demanded "permission to examine it"; and then, carrying it "solemnly
to his brow" he said: "It is your book of prayer; we must
always honour and reverence other people's prayers." It was a good
lesson, yet they understood it not. We would like to see that Christian
missionary who would reverently carry to his brow the Vedas, the
Tripitaka, or the Grantha, and publicly honour
other people's prayers! While the Tibetan "savage," the heathen
Hobilgan, was all affability and politeness, the two French "Lamas
of Jehovah" as Abbe Huc called his companion and himself, behaved like
two uneducated bullies. And to think that they even boast of it in print!
No more than the Druses do the Lamaists seek to make proselytes. Both
people have their "schools of magic"--those in Tibet being attached
to some la-khang (lamaseries), and those among he Druses in the closely-guarded
crypts of initiation, no stranger being even allowed inside the buildings.
As the Tibetan Hobilgans are the incarnations of Buddha's spirit,
so the Druse Okhals--erroneously called "Spiritualists"
by some writers--are the incarnations of H'amsa. Both peoples have a regular
system of passwords and signs of recognition among the neophytes, and we
know them to be nearly identical since they are partially those of he Theosophists.
In the mystical system of the Druses there are five "messengers"
or interpreters of the "Word of the Supreme Wisdom," who occupy
he same position as the five chief Boddhisattvas, or Hobilgans of Tibet,
each of whom is the bodily temple of the spirit of one of the five Buddhas.
Let us see what can be made known of both classes.
The names of the five principal Druse "messengers," or rather
their titles--as these names are generic, in both the Druse and Tibetan
hierarchies, and the title passes at the death of each to his successor--are:
(1)7 H'amsa, or "El
Hamma," (spiritual wisdom) considered as the Messiah, through whom
speaks Incarnate Wisdom.
(2) Ismail--Ti-meami--(the universal soul). He prepares the Druses
before their initiation to receive "wisdom."
(3) Mohammed--(the Word). His duty is to watch over the
behaviour and necessities of the brethren;--a kind of Bishop.
(4) Se-lama, (the "Preceding") called the "Right
(5) Mokshatana Boha-eddin, (the "Following")
named the "Left Wing."
These last are both messengers between H'amsa and the Brotherhood. Above
these living mediators who remain ever unknown to all but the chief Okhals
stand the ten Incarnates of the "Supreme Wisdom," the last
of whom is to return at the end of the cycle, which is fast approaching--though
no one but El Hamma knows the day--that last "messenger" in accordance
with the cyclic recurrences of events being also the
first who came with H'amsa, hence Boha-eddin. The names of the Druse Incarnations
are Ali A-llal who appeared in India (Kabir we believe); Albar in Persia;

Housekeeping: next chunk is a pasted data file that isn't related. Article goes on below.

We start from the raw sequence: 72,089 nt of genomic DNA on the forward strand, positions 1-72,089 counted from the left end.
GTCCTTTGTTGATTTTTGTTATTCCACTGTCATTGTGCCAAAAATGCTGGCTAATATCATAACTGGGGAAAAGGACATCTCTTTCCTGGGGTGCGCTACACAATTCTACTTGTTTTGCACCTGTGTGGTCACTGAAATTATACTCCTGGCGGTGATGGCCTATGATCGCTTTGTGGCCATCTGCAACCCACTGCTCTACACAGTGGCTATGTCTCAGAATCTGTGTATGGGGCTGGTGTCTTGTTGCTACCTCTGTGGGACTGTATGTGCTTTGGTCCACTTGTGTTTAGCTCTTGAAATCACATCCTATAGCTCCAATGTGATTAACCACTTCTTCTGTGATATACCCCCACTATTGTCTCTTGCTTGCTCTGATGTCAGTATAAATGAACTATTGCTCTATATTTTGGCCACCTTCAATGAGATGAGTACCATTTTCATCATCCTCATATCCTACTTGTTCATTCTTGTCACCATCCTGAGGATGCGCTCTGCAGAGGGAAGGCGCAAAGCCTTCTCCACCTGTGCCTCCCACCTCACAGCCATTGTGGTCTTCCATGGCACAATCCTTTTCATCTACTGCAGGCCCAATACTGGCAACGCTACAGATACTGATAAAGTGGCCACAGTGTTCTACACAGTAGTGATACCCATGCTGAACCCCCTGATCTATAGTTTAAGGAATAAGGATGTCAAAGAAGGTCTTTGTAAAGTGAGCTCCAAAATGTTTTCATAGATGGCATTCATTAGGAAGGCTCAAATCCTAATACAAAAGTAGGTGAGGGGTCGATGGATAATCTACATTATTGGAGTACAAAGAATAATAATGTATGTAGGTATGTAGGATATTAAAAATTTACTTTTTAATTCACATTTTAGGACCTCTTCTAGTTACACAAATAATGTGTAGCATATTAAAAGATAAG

Alya in Yemen; Moill and Kahim, in Eastern Africa; Moessa and Had-di in
Central Asia; Albou and Manssour in China; and Buddea, that is, Boha-eddin8 in Tartary, whence he came
and whither he returned. This last one, some say, was dual-sexed on
earth. Having entered into El-Hakim--the Khalif, a monster of wickedness--he
brought him to be assassinated, and then sent H'amsa to preach and to found
the Brotherhood of Lebanon. El-Hakim then is but a mask. It is Buddea, i.e.,
Bohaeddin they expect.9
And now for the Lamaic hierarchy. Of the living or incarnate Buddhas
there are five also, the chief of whom is Dalay, or rather Talay, Lama--from
Tale "Ocean" or Sea; he being called the "Ocean of
Wisdom." Above him, as above H'amsa, there is but the "SUPREME WISDOM"--the abstract principle
from which emanated the five Buddhas--Maitree Buddha (the last Boddhisattva,
or Vishnu in the Kalanki avatar) the tenth "messenger" expected
on earth--included. But this will be the One Wisdom and will incarnate
itself into the whole humanity collectively, not in a single individual.
But of this mystery--no more at present.
These five "Hobilgans" are distributed in the following order:
(1) Talay-Lama, of Lha-ssa--the incarnation of the "Spiritual"
"passive" wisdom--which proceeds from Gautama or Siddartha Buddha,
(2) Bande-cha-an Rem-boo-tchi, at Djashi-Loombo. He is "the active
(3) Sa-Dcha-Fo, or the "Mouthpiece of Buddha," otherwise the
"word" at Ssamboo.
(4) Khi-sson-Tamba--the "Precursor" (of Buddha) at the Grand
(5) Tchang-Zya-Fo-Lang, in the altai mountains. He is called the "Successor"
The "Shaberons" are one degree lower. They, like the chief
Okhals of the Druses, are the initiates of the great wisdom or Buddh
Esoteric religion. This double list of the "Five" shows great
similarity at least between the polity of the two systems. The reader must
bear in mind that they have sprung into their present visible conditions
nearly at the same time. It was from the ninth to the fifteenth centuries
that modern Lamaism evolved its ritual and popular religion, which serves
the Hobilgans and Shaberons as a blind, even against the curiosity of the
average Chinaman and Tibetan. It was in the eleventh century that H'amsa
founded the Brotherhood of Lebanon; and till now no one has acquired its
It is supremely strange that both the Lamas and Druses should have the
same mystical statistics. They reckon the bulk of the human
race at 1,332 millions. When good and evil, they say, shall come to an equilibrium
in the scales of human actions (now evil is far the heavier), then the breath
of "Wisdom," will annihilate in a wink of the eye just 666 millions
of men. The surviving 666 millions will have "Supreme Wisdom"
incarnated in them.10 This may have, and
probably has, an allegorical meaning. But what relation might it possibly
bear to the number of the "grand Beast" of John's Revelation?
If more were known than really is of the religions of Tibet and the Druses,
then would scholars see that there is more affinity, between Turanian Lamaists
and the Semitic, "El-Hammites," or Druses, than was ever suspected.
But all is darkness, conjecture, and mere guesswork whenever the writers
speak of either the one or the other. The little that has transpired of
their beliefs is genially so disfigured by prejudice and ignorance that
no learned Lama or Druse would ever recognise a glimpse of likeness to his
faith in these speculative fantasies. Even the profoundly suggestive conclusion
to which came Godfrey Higgins (Celtic Druids Part I, 101) however